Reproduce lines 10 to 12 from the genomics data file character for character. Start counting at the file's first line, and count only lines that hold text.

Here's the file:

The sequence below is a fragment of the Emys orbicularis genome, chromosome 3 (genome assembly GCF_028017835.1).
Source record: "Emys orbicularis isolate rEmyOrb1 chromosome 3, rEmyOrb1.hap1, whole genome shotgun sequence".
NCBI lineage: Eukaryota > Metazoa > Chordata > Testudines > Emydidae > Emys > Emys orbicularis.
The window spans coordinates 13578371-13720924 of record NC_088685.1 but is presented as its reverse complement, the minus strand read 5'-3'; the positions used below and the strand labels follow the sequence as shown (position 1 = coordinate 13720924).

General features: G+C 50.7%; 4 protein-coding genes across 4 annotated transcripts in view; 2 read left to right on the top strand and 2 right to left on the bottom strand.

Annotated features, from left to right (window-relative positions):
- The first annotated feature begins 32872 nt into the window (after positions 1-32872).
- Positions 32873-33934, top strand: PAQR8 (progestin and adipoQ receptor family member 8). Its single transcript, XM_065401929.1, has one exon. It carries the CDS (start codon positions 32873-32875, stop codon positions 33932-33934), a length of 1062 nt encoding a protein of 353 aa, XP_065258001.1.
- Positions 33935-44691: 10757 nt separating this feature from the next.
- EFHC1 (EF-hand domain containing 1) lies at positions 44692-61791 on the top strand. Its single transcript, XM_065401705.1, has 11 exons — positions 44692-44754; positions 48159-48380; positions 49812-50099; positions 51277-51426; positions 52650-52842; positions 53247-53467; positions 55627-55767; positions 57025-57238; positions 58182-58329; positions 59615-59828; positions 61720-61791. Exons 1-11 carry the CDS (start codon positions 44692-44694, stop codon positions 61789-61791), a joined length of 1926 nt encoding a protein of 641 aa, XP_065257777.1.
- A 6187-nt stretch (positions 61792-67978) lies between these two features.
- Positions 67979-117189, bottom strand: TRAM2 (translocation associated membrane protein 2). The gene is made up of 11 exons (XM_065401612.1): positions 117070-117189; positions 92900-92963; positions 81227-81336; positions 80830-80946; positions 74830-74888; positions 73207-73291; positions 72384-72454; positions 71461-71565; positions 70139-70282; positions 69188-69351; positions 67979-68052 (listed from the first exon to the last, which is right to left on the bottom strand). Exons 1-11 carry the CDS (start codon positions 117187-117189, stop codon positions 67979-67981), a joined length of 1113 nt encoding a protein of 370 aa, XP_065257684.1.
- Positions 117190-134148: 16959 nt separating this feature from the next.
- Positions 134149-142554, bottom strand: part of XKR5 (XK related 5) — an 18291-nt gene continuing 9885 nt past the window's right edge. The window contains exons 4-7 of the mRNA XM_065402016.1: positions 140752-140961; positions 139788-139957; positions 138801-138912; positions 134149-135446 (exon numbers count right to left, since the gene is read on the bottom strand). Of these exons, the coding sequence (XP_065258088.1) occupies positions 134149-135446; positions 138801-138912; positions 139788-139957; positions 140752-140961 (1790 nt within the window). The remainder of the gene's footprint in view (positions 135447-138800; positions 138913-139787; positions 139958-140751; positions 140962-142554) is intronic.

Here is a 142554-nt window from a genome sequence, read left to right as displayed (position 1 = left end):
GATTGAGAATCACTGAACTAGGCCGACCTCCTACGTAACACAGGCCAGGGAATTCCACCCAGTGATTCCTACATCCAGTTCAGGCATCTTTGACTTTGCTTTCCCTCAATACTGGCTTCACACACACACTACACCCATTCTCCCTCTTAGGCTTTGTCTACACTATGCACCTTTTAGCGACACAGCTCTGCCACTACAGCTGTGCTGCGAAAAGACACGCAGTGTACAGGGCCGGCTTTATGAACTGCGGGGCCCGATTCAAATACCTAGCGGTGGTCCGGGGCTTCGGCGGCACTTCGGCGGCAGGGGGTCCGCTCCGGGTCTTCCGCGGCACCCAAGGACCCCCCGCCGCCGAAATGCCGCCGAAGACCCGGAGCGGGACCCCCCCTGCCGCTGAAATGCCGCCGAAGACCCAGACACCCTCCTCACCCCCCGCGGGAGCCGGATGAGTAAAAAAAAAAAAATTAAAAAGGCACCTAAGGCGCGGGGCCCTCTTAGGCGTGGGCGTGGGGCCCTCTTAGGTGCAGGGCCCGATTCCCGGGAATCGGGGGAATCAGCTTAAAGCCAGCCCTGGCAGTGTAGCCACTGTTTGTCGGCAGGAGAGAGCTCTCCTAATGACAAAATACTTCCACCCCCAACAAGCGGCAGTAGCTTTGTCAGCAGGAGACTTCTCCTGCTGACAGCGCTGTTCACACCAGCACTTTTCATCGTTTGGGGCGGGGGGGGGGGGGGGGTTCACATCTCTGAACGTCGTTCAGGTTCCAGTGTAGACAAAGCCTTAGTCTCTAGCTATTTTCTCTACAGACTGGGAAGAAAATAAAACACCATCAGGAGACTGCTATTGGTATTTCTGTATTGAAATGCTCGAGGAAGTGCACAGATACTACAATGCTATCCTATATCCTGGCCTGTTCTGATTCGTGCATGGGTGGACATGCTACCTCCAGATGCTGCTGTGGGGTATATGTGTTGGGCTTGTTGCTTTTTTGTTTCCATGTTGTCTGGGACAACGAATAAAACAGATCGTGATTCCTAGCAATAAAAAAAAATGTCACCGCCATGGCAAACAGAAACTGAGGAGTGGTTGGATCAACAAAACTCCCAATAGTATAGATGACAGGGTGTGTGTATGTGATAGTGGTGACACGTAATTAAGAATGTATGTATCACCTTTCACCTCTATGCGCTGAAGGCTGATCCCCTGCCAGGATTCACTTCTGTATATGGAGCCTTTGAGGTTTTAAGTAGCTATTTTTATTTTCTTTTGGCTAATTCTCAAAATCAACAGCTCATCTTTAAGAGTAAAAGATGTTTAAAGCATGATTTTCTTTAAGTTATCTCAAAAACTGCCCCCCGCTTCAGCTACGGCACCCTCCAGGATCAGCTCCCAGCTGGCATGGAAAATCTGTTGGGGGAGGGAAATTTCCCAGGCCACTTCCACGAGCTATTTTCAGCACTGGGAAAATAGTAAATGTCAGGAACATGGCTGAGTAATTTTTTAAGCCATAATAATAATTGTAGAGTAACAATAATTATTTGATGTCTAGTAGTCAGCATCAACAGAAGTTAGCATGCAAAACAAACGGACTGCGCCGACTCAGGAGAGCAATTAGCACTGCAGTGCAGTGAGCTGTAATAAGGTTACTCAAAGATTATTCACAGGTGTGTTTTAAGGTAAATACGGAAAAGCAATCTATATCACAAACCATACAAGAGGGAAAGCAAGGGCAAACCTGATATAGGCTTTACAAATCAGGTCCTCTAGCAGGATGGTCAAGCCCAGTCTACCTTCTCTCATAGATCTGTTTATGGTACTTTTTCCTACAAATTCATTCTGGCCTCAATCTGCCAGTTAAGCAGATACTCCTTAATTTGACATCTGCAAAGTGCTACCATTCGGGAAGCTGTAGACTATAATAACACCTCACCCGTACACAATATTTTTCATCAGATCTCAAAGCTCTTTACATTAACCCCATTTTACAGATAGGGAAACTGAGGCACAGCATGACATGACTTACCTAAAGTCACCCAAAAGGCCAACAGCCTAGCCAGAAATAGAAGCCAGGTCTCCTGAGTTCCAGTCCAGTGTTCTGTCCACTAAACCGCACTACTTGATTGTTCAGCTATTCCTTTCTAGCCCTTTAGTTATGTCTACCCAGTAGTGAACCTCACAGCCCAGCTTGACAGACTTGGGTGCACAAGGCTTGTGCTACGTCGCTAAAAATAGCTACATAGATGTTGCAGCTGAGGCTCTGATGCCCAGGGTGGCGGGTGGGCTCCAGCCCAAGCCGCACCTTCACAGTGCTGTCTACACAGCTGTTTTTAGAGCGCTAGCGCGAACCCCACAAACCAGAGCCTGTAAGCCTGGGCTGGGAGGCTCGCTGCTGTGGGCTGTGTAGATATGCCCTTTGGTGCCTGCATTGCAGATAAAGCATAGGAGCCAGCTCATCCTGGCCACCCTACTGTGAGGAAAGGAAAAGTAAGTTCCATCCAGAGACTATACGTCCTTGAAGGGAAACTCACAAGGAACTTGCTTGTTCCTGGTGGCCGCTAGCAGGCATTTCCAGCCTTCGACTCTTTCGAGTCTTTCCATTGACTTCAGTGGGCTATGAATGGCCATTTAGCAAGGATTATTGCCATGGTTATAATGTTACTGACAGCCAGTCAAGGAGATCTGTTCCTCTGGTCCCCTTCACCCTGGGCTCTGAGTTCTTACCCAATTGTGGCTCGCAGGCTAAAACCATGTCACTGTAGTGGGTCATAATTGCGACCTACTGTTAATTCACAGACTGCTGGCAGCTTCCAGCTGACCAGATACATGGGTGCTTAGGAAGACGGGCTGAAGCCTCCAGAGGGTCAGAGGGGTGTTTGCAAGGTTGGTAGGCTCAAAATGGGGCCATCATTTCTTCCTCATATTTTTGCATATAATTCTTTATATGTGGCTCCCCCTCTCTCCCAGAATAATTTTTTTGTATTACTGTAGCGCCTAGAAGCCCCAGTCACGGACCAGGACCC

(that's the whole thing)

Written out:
- EFHC1 (EF-hand domain containing 1) lies at positions 44692-61791 on the top strand. Its single transcript, XM_065401705.1, has 11 exons — positions 44692-44754; positions 48159-48380; positions 49812-50099; positions 51277-51426; positions 52650-52842; positions 53247-53467; positions 55627-55767; positions 57025-57238; positions 58182-58329; positions 59615-59828; positions 61720-61791. Exons 1-11 carry the CDS (start codon positions 44692-44694, stop codon positions 61789-61791), a joined length of 1926 nt encoding a protein of 641 aa, XP_065257777.1.
- A 6187-nt stretch (positions 61792-67978) lies between these two features.
- Positions 67979-117189, bottom strand: TRAM2 (translocation associated membrane protein 2). The gene is made up of 11 exons (XM_065401612.1): positions 117070-117189; positions 92900-92963; positions 81227-81336; positions 80830-80946; positions 74830-74888; positions 73207-73291; positions 72384-72454; positions 71461-71565; positions 70139-70282; positions 69188-69351; positions 67979-68052 (listed from the first exon to the last, which is right to left on the bottom strand). Exons 1-11 carry the CDS (start codon positions 117187-117189, stop codon positions 67979-67981), a joined length of 1113 nt encoding a protein of 370 aa, XP_065257684.1.